California Gasoline Supply to Arizona and Nevada
February 22, 2023
Why do California refineries produce gasoline for California specifications and supply, along with gasoline for the Arizona and Nevada markets? To understand how the California/Arizona/Nevada supply chain works, you first must understand the U.S. PADD distribution system. PADD is an acronym for Petroleum Administration for Defense Districts. They are geographic aggregations of the 50 states originally established in World War II by the Petroleum Administration for War to ration gasoline and are now used to analyze patterns of crude oil and petroleum product movements throughout the region.(1) PADD 5 includes mainland states: California, Arizona, Nevada, Oregon, and Washington; as well as Alaska and Hawaii. The PADD 5 mainland is generally referred to as the United States West Coast (USWC) and has three concentrations for refining located in Los Angeles, San Francisco, and the Pacific Northwest. Refineries in San Francisco supply gasoline to Reno, NV via pipeline. Refineries in Los Angeles supply gasoline to Las Vegas, NV and Phoenix, AZ via pipeline. Supply used to be sent via railroad tank car because the crude oil and refineries were in California. As demand grew, pipelines were built, and the refineries grew to supply the demand. Land-locked refineries in Salt Lake City, UT provide a base level of supply into Nevada and refineries in El Paso, TX supply product into Arizona. California has always bridged the gap to fill the demand for Nevada and Arizona. California supplies about 33% of the Arizona demand and 88% of the Nevada market. The supply flows into Nevada and Arizona are illustrated below:
San Francisco and Los Angeles both send supply via pipeline into Nevada. Only Southern California supplies the Arizona demand that El Paso does not cover. If California were not able to meet the demand for gasoline in Nevada and Arizona, gasoline could be imported to those states, but it would still have to come into a California port and be transported through the same pipelines – requiring much more time and money.
The gasoline supplied in California does have different regulations than that in Nevada and Arizona. California has the strictest regulations in the country, with the goal of reducing air pollution. These regulations require that California gasoline have very low aromatics, low sulfur components, and low Reid vapor pressure (RVP). Nevada gasoline is known as conventional gasoline. Conventional gasoline is generally easy to produce, does not require the same stringent specifications as California gasoline, and is a typical product for most refineries. Arizona has its own set of unique regulations. In the summer they require reformulated gasoline, which is used in the rest of the country – particularly in urban areas where there are smog issues. In the winter they require a boutique fuel which is a modified California phase 2 gasoline (AZRBOB) and is easier to produce than the gasoline required in California (CARBOB). CARBOB is capital-intensive, so California refiners will produce enough to meet their contractual commitments – which meet local demand – and produce the less capital-intensive products for the Arizona and Nevada markets. The California refining fleet is not capable of making all CARB gasoline.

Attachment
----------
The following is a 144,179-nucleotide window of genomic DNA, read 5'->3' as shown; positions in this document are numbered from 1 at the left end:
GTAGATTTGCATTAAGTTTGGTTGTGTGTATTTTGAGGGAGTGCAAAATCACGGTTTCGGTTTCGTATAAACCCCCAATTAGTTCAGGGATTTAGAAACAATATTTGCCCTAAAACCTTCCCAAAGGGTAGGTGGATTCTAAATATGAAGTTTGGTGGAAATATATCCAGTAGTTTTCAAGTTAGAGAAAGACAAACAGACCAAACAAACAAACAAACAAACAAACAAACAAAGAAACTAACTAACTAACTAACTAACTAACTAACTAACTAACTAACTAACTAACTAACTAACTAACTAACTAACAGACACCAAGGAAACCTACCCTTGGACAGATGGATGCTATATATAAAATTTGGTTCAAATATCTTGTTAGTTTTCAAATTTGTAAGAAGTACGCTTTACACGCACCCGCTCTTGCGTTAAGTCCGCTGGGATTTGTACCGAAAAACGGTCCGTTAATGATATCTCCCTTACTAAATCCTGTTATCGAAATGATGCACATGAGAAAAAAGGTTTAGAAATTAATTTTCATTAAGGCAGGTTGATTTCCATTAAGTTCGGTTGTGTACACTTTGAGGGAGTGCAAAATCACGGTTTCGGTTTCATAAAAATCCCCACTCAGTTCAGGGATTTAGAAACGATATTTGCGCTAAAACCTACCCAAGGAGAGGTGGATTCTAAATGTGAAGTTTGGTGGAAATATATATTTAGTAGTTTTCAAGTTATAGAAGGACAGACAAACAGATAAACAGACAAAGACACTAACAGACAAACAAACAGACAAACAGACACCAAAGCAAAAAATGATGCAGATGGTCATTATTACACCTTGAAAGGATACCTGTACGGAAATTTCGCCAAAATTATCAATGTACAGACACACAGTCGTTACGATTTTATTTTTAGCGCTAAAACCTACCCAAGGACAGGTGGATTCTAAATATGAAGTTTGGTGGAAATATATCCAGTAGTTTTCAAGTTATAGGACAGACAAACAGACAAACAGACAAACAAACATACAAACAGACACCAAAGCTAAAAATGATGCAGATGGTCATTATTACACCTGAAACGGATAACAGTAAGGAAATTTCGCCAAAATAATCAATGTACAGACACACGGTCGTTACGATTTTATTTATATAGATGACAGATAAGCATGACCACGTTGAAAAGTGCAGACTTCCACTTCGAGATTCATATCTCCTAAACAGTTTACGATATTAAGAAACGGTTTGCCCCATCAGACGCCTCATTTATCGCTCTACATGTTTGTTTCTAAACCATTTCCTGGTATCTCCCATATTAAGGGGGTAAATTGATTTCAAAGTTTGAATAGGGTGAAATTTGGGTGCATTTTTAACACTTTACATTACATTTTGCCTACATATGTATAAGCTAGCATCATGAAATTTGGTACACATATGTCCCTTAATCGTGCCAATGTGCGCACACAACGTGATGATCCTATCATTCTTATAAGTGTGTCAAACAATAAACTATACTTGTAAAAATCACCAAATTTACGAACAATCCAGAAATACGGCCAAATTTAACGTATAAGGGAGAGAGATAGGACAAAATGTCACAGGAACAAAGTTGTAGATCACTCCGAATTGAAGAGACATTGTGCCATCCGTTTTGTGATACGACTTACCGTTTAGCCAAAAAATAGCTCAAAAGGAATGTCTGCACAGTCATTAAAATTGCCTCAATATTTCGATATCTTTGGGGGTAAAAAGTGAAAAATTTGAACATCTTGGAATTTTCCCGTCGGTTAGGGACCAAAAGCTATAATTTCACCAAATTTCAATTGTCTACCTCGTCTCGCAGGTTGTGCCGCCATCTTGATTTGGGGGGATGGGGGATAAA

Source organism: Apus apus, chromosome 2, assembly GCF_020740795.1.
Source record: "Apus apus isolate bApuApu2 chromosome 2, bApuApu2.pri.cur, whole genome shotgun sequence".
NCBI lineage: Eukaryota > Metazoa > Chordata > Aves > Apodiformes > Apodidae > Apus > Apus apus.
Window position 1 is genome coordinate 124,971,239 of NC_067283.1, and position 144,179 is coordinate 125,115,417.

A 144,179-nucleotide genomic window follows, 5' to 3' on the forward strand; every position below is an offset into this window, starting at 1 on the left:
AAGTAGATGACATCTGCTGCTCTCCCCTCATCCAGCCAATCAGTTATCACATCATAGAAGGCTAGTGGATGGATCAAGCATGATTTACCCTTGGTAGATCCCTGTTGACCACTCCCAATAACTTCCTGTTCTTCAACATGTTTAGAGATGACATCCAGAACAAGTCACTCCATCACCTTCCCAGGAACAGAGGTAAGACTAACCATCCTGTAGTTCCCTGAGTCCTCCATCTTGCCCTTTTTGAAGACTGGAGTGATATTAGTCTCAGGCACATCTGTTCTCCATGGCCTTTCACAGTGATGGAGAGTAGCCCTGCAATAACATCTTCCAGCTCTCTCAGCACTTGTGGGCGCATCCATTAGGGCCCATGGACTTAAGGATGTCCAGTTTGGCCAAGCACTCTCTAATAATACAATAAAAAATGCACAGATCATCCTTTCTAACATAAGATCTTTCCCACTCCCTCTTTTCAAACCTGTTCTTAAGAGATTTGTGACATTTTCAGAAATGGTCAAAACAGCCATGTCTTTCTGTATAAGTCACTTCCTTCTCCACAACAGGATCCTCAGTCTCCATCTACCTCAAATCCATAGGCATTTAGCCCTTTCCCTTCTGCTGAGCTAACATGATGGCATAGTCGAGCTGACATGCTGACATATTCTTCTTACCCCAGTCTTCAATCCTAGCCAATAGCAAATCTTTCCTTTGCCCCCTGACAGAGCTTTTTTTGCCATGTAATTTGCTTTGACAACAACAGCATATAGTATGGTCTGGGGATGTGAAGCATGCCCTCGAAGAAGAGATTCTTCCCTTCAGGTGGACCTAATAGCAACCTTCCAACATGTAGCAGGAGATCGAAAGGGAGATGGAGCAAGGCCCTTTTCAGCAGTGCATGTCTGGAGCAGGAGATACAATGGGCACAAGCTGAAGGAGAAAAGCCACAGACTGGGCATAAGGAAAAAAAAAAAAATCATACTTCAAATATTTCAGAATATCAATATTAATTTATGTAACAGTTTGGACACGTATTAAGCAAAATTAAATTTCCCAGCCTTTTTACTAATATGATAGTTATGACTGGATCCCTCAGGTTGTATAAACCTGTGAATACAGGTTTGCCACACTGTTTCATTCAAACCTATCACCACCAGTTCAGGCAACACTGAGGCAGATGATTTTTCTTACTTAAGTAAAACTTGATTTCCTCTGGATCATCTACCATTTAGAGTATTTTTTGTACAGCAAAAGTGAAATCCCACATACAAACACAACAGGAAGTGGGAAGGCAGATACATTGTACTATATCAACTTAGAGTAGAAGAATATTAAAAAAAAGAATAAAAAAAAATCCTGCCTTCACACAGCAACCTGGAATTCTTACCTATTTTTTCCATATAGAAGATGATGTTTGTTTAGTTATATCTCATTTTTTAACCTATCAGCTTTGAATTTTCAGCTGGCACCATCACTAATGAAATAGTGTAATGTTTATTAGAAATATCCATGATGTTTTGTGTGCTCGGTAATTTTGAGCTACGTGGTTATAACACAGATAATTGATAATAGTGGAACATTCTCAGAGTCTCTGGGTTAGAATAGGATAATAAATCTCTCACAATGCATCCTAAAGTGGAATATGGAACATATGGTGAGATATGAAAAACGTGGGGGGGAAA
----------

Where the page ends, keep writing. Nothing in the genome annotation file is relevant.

The gasoline exported to Nevada and Arizona from California is really an extension of the California demand. Outside of California, Salt Lake City and El Paso refineries will be the first choices because those are the cheaper delivery options, but there isn’t enough refining or pipeline capacity to meet all the demand. California refineries provide the remaining demand to maintain a balance in the market. If supply to Nevada and Arizona is cut from California, the cost of gasoline in Nevada and Arizona would skyrocket and other refineries would find a way to get their product there to meet the demand. Because the California refineries cannot make 100% CARB gasoline, any non-CARB gasoline would have to be exported or refiners would have to reduce crude oil processing – which would reduce jet and diesel supply as well. Maintaining a balanced supply between California, Nevada, and Arizona is taken into account by California refiners when planning for production. The charts below show the most recent full years of data available from the California Energy Commission. They show southern and northern California supply/demand balances, pre- and post-pandemic, from 2019-2021:
Southern California production has returned to pre-pandemic levels. Northern California switched from being a net exporter to net importer following the pandemic (due to the closing of a refinery). Gasoline exported to Nevada and Arizona from Southern California remained steady through 2019-2021 making up 15% of total production in 2019 and increasing to 17% in 2021. Gasoline exported to Nevada from Northern California also remained steady making up 4% of total production in 2019 and increasing to 5% in 2021. Total gasoline exports to Nevada and Arizona in 2021 made up 12% of production. Total gasoline exported from California in 2021 was 148 kbd, with 118 kbd going to Nevada and Arizona. So, 80% of gasoline exported out of California goes into the Nevada and Arizona markets. The remainder mostly goes to nearby Latin American markets. These charts show that local California production, along with imports, are sufficient – and needed – to supply both local demand and the Nevada and Arizona markets.
(1)“TODAY IN ENERGY: PADD regions enable regional analysis of petroleum product supply and movements.” Energy Information Administration. February 2012
Correction: The original version of this article stated that total gasoline exports to Nevada and Arizona in 2021 made up 22% of production. The correct number is 12% of production.